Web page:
Orangutan,一直有讀你的文章，看了幾個在美國的香港 blogger，開始模糊了，忘了你身在何方。不過看你寫到 洛杉磯，順帶問問那邊的火災情如何... (對不起有點離題)
Orangutan，當了您的讀者一段時間，不反對的話，想把您的網誌加到我的連結中。美國人的病態何止這些幸福的洋娃娃，還有那些小孩選美（即電影 Little Miss Sunshine 那種）。總覺得美國社會的浮誇源於沒有核心文化價值。
I was going to say that only the Americans could think of such "product extension", but on second thought, the antique doll houses that go back centuries in England were more or less the same thing isn't it? Little books and newspapers being made specially for little fake people to "read" in their sweet doll homes, and they even have tiny ragdolls for the little fake children (dolls in their own right) to play with in the playroom, and tea parties for the dolls to "socialise" with each other... And there are still collectors nowadays who go crazy over that sort of thing. It's not hard to imagine that, if 19th century rich aristocratic kids had hair salons in their days, then that would have been an addition to the doll house world too. I very much agree it's materialism gone insane, but unfortunately I think it's just a new manifestation of an age-old obsession. This kind of sick materialism just feels even creepier given the state of the world we're living in.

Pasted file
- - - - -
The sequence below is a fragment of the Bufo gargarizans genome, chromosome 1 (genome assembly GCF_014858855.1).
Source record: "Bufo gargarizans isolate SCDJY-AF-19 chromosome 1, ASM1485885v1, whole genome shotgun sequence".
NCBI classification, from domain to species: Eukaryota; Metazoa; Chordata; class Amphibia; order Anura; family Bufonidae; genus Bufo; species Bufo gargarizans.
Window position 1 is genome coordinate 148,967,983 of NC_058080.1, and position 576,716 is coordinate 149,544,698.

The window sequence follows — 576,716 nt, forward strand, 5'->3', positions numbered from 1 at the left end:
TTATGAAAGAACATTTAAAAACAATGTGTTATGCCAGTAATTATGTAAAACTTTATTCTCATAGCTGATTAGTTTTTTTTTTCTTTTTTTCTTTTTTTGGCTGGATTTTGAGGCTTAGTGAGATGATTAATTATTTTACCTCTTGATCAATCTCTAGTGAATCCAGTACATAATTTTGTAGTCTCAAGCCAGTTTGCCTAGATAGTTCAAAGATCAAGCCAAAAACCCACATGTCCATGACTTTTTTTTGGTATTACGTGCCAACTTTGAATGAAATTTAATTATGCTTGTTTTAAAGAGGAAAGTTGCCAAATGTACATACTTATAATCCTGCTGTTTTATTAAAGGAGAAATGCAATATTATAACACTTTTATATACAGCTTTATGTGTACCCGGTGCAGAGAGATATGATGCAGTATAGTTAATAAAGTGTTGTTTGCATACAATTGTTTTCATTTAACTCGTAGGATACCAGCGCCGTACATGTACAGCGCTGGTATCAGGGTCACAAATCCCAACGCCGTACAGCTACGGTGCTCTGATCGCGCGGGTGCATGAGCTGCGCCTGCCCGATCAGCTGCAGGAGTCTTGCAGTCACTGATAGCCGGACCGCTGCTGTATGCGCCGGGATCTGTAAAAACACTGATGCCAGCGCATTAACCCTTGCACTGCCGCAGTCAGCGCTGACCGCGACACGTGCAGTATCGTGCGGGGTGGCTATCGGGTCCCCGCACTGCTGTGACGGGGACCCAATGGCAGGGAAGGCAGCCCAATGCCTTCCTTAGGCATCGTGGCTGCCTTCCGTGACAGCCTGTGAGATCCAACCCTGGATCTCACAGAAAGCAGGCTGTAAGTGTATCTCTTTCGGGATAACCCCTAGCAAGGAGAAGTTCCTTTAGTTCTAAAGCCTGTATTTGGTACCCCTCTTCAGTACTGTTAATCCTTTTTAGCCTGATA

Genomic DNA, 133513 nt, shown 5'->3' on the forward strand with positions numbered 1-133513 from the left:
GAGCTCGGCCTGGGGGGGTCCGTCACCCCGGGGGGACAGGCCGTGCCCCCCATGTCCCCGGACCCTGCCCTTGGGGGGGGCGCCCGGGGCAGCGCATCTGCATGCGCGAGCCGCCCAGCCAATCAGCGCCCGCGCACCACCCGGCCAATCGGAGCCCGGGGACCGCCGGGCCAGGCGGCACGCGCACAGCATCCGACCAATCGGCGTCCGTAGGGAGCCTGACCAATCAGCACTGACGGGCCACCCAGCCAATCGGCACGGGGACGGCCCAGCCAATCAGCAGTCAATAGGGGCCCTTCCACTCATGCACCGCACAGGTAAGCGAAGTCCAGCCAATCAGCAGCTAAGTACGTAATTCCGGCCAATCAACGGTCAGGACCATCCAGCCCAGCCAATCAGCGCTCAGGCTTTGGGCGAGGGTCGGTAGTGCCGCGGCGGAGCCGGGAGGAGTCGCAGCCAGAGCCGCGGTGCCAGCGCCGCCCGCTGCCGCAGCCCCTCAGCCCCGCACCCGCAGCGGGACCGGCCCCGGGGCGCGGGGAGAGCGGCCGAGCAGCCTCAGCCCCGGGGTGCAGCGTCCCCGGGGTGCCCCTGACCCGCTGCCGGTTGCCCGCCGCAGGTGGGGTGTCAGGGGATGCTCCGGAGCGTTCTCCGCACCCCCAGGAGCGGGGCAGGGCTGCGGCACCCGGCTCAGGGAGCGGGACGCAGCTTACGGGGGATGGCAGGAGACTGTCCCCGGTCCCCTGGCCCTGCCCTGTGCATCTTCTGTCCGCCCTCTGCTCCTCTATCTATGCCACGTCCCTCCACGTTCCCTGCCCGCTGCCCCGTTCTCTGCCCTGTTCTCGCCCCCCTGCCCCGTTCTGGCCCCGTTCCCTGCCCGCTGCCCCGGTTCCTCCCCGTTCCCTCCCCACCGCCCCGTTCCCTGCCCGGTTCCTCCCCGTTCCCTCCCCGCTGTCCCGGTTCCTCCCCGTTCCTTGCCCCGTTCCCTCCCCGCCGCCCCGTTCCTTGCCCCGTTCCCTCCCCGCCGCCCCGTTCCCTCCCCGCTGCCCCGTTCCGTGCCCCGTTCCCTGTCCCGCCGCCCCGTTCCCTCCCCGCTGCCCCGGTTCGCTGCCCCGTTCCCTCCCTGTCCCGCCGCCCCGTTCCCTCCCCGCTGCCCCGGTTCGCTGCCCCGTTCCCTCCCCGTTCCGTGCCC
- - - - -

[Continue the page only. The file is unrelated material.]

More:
snowdrops: this is what we get when materialism runs amok. It happened before, and will continue to happen. My point is, when a society fails to see the fine line between affluence and decadence, it is probably on the verge of an implosion. How could one teach a 6 year old anything about moral values, right after popping a few hundred bucks for her little doll’s clothing and hairdo?